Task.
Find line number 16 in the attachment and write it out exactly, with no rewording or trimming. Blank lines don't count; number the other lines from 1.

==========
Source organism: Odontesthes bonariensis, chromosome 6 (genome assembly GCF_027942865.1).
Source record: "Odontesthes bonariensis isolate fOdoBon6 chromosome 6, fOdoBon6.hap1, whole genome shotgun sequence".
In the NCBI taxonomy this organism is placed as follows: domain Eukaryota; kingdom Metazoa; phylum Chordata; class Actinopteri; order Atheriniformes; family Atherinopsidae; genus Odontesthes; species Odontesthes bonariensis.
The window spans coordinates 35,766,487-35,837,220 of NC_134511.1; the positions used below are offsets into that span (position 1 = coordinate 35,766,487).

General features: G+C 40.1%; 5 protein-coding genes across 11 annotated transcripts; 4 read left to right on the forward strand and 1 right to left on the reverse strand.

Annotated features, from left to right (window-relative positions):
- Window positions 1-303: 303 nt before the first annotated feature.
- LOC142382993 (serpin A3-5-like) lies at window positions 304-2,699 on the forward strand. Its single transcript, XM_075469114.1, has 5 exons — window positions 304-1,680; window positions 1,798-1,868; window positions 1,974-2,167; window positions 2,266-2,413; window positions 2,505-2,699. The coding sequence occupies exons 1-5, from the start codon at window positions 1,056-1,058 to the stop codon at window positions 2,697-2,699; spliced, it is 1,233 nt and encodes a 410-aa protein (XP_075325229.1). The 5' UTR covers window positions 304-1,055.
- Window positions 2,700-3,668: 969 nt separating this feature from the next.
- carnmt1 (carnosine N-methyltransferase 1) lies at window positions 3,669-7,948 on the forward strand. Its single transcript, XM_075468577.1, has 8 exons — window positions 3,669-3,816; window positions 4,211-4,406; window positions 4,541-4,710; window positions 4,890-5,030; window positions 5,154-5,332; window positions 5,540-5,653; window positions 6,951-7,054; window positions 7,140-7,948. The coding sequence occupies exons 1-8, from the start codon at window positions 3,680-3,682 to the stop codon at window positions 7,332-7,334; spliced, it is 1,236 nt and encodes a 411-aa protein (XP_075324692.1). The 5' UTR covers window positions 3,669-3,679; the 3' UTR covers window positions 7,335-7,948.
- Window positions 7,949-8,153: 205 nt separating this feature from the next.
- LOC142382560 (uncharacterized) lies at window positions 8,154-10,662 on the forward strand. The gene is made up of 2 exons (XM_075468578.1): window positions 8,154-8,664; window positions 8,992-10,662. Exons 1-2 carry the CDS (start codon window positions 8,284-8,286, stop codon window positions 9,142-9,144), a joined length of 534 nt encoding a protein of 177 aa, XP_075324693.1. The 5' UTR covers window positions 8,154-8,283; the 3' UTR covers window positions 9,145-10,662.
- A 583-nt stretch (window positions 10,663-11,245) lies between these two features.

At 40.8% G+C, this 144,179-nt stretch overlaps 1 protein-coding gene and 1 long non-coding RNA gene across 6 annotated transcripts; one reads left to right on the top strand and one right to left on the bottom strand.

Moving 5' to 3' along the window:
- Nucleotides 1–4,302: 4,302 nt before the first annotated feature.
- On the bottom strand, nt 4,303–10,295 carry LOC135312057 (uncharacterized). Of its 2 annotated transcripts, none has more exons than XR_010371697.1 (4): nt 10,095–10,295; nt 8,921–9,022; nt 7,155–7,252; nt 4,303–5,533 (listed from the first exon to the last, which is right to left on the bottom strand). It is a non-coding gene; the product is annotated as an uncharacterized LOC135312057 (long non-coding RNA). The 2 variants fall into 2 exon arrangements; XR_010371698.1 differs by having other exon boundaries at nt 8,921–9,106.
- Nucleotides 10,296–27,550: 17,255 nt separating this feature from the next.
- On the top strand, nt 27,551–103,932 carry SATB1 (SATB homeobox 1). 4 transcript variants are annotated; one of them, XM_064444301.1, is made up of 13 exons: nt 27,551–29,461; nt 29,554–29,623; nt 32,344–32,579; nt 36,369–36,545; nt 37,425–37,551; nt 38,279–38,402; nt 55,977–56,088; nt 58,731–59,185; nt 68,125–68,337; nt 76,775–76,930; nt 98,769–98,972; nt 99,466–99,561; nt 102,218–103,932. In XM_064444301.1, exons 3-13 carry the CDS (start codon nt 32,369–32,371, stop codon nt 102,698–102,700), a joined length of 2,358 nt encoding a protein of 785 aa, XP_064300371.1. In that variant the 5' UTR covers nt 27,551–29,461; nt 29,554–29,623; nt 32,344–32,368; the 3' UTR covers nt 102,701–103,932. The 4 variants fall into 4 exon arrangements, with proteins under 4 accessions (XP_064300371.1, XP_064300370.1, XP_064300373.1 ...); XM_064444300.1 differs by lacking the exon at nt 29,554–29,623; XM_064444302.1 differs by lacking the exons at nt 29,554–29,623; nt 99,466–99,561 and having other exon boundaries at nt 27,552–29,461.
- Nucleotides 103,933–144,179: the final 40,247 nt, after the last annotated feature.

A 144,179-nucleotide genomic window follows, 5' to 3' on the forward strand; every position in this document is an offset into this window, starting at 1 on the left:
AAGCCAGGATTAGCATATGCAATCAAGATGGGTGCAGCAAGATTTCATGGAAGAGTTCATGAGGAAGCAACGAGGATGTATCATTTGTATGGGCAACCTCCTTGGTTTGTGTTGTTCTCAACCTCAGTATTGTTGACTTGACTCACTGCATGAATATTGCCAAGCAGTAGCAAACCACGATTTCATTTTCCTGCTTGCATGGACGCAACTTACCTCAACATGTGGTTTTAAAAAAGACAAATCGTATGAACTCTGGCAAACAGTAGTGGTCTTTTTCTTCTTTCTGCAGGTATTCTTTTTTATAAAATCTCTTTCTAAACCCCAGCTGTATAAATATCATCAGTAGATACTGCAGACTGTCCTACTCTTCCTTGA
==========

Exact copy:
- Nucleotides 1–4,302: 4,302 nt before the first annotated feature.